George Stephenson was an English engineer and the inventor of the first steam locomotive. He is known as the “Father of Railways” for his contributions in the field. He was born on June 9, 1781 in Northumberland. His parents were extremely poor and illiterate. George himself was illiterate until he was 18 years old, when he decided to attend night school to learn reading, writing and arithmetic. His first job was herding cows for his neighbor. At the age of 17, he became an engineman at Newburn. In 1801, George became a brakesman and was in charge of the mining equipment. He married in 1802 and lived in a one room cottage with his wife. He took odd jobs such as repairing shoes and clocks in order to supplement his income. He had one child named Robert, born in 1803. His wife died shortly after.
Leaving his son in the care of a local woman, George moved to Scotland to find better work. However, the deteriorating health of his father caused him to return a few months later. He moved in with his sister Eleanor, who took care of the baby while George went to work fixing the pumping engine at Killingworth. His success there caused him to be promoted to engine-wright, and George subsequently became an expert in steam powered machinery.
In 1813, at the age of 32, George had begun construction on a steam powered locomotive. Using the help of a local blacksmith, George got this locomotive built in 10 months. This locomotive, named Blucher, was tested on the Cillingwood Railway on June 25, 1814. It was the most successful railway engine that had been tested up to this period as it was able to haul eight loaded coal wagons weighing thirty tons at the speed of four miles per hour. This encouraged him to test further types of engines. Over the next five years he built 16 engines at Killingworth.
In 1815, George Stephenson invented a safety lamp for mines which were often endangered due to exposure to naked flames. At the same time, another inventor named Humphry Davy invented another safety lamp using different technology. Initially, George received little credit for his invention and Davy was awarded £2000 pounds while George was chagrined for “stealing” Davy’s idea as he was thought to be uneducated and not equal to the task. Later, parliament overturned their initial ruling and awarded George with £1000 for his invention.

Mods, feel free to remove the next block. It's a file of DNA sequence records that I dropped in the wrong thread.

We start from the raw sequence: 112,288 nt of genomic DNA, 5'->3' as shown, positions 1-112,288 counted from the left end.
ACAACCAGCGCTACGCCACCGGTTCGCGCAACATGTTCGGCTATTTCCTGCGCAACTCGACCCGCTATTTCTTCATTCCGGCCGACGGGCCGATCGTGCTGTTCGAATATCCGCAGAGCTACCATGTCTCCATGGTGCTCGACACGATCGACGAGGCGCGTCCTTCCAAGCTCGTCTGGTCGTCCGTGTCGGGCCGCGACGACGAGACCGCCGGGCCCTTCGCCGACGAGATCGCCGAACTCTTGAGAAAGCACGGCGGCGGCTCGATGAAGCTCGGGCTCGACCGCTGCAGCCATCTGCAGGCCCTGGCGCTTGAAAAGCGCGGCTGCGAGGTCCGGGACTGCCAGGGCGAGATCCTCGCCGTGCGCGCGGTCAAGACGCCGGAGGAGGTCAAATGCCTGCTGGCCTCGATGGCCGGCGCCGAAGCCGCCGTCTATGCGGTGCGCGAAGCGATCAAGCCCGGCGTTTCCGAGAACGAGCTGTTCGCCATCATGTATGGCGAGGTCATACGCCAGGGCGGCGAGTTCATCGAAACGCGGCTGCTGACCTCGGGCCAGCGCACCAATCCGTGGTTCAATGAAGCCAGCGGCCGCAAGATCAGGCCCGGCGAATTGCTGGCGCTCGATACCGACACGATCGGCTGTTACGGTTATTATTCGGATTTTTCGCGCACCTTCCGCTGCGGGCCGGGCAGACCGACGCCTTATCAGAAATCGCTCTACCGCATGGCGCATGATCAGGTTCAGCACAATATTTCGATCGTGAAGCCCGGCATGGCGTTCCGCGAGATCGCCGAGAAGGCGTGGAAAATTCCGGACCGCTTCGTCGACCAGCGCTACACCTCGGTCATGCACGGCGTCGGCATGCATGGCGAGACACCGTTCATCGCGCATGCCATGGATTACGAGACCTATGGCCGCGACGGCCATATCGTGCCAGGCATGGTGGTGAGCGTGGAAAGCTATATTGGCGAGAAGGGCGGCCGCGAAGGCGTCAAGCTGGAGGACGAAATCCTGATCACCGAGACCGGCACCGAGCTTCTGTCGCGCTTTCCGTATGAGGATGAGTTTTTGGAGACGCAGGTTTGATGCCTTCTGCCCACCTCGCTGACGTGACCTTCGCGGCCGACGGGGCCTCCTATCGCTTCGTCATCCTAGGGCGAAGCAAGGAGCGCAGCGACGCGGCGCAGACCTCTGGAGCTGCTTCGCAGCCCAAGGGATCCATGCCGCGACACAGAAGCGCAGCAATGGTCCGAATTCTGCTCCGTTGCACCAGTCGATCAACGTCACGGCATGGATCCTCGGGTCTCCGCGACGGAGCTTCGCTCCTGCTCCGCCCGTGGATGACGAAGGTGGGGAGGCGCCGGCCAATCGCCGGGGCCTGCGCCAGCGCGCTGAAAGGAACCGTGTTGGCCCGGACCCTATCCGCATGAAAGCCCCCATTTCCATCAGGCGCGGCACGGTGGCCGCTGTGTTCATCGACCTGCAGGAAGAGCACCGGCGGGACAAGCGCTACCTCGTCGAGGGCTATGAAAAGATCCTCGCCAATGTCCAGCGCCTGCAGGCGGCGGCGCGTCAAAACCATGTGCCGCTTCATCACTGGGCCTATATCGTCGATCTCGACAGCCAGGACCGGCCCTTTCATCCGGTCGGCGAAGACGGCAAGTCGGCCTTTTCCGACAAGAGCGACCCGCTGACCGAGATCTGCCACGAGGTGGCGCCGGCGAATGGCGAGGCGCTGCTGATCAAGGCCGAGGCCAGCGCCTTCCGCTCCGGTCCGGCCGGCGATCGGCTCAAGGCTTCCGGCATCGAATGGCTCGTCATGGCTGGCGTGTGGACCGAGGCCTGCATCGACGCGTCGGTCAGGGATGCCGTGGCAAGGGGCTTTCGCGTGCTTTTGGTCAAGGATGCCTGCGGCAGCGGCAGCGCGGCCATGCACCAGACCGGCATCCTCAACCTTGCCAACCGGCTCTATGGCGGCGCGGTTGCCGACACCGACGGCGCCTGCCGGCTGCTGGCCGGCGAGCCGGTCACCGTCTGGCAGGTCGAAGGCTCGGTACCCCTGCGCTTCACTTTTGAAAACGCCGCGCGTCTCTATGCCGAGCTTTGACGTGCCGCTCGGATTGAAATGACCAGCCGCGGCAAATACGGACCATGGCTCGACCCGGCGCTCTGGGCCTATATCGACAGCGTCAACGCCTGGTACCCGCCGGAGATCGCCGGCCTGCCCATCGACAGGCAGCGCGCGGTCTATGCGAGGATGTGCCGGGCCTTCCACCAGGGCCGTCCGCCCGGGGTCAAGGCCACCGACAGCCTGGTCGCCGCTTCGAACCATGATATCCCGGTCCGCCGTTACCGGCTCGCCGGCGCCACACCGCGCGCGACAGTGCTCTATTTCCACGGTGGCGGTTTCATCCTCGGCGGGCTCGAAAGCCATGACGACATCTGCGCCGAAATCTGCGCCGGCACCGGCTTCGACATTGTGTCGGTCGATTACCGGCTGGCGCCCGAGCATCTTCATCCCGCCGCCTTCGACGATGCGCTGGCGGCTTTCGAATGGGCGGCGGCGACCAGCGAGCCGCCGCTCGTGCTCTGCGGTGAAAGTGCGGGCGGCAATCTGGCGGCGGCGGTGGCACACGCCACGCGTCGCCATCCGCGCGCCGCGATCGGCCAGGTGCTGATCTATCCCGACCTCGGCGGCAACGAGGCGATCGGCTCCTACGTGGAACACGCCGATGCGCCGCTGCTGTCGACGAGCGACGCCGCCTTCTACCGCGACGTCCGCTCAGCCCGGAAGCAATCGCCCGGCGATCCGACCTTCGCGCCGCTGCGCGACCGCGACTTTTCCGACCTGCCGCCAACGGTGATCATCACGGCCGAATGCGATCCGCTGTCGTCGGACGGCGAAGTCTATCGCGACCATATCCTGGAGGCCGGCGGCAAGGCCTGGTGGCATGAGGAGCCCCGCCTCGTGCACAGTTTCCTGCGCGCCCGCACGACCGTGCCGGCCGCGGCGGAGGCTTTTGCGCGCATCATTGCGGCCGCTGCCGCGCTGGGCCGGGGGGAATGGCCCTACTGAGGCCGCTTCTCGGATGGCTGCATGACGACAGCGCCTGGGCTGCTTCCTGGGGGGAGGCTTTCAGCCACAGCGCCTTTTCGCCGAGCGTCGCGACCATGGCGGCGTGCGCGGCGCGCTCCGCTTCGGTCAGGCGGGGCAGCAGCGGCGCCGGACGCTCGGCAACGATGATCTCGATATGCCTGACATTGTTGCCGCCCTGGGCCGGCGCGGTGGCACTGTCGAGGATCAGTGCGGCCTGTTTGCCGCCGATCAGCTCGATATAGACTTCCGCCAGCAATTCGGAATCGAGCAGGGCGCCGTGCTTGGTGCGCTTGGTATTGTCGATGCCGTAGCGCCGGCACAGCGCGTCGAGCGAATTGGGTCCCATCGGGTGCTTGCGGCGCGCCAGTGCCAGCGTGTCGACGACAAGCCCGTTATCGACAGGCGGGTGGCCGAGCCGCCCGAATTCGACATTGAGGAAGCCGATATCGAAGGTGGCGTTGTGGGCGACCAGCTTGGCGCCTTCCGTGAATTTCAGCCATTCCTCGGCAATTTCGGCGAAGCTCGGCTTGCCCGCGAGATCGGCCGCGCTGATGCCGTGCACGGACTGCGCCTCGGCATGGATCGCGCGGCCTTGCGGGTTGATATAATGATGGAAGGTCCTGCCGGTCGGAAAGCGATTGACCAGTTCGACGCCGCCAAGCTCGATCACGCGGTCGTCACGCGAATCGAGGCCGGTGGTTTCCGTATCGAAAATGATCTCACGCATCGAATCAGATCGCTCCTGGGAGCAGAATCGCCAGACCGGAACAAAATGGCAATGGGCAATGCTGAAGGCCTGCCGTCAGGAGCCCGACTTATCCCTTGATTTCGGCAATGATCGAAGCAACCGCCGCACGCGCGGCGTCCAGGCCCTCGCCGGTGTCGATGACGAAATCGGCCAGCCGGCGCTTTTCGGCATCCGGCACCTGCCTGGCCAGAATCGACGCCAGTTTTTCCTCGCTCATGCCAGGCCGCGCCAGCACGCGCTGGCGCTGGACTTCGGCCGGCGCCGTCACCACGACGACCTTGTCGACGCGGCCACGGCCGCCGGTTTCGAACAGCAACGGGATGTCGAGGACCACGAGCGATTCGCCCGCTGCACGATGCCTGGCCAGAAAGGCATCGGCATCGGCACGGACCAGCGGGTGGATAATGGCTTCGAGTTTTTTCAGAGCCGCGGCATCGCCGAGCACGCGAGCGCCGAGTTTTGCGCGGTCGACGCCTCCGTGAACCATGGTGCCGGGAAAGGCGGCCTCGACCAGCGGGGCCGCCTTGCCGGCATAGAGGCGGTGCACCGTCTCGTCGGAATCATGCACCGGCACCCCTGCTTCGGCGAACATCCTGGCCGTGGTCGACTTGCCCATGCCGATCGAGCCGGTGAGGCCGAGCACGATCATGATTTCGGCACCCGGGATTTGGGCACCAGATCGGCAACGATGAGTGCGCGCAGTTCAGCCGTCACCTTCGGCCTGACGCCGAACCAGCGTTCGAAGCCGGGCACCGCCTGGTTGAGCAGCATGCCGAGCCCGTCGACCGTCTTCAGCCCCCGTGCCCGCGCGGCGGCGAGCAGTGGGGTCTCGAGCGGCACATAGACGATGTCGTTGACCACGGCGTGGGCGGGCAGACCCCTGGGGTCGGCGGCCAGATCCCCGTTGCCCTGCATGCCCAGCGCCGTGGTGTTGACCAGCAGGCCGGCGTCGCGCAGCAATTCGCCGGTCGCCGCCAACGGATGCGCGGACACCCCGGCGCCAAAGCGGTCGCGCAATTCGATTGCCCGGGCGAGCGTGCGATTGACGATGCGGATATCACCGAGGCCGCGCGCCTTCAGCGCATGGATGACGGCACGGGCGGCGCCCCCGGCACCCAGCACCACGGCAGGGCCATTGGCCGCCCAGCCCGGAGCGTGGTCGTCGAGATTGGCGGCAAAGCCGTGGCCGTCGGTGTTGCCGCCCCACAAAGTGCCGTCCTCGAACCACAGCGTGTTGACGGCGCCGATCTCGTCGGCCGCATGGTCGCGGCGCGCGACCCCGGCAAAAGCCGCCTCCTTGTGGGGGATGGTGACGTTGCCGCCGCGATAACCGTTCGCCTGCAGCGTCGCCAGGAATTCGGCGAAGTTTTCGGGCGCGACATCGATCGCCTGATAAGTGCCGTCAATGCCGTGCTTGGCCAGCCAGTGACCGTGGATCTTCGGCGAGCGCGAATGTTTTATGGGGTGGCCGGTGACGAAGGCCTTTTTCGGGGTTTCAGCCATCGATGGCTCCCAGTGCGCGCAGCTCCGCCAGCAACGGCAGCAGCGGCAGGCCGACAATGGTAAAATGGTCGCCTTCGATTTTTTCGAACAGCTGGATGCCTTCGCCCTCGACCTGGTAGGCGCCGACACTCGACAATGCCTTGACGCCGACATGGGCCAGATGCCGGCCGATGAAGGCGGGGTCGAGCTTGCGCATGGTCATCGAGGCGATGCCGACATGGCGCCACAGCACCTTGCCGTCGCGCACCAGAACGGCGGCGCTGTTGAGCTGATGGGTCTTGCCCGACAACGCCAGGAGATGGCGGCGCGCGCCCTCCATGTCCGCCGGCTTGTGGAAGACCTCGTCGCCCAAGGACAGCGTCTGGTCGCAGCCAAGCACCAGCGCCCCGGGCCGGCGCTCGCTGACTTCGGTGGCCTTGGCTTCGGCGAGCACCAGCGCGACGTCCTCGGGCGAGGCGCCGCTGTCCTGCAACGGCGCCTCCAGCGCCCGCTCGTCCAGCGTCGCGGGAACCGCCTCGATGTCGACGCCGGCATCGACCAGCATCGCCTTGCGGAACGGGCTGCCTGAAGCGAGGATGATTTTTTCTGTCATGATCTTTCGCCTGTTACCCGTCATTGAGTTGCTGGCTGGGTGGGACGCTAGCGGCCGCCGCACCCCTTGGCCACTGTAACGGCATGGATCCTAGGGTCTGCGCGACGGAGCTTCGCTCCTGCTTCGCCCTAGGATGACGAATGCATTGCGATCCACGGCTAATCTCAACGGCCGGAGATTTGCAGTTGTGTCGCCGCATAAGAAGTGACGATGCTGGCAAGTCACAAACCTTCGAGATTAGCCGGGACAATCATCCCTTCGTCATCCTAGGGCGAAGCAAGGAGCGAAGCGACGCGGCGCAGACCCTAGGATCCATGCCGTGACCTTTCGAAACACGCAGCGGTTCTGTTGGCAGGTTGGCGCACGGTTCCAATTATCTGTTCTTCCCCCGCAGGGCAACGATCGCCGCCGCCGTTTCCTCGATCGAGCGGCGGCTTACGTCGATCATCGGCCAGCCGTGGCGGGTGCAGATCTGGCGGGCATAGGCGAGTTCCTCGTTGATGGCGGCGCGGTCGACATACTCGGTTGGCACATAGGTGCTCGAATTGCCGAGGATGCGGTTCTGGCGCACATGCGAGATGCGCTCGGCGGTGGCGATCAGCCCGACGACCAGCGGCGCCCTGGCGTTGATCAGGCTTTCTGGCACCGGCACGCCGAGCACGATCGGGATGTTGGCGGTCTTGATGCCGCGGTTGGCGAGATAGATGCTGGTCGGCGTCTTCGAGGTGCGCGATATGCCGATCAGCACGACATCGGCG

In 1821, a company owned by Edward Pease was contracted to build a horse powered railway to link the collieries in West Durham, Darlington and Stockton. George arranged a meeting with Pease and suggested that locomotives should be used instead of horses as these would be more efficient. Pease visited George at the Killingworth Colliery and was impressed by what he saw. He offered job the post of Chief Engineer for this project which George accepted. In 1823, Pease, George and George’s son Robert formed a company together by the name of “Robert Stephenson & Company” to make locomotives. The first railway locomotive was built by them in 1825.
With all the success and money he had accumulated, George bought Tapton House in 1838. He invested his money in coal mines, iron works and quarries. He also dabbled in animal husbandry and breeding. He provided his son with a good education and Robert himself was a successful engineer, continuing the legacy of his father. George was married thrice, but Robert was his only child to have survived. His birthplace has been converted into a historic museum and other honors include George Stephenson College, a bronze statue at the Chesterfield Railway Station and his portrait on the £5 note issued between 1990 and 2003.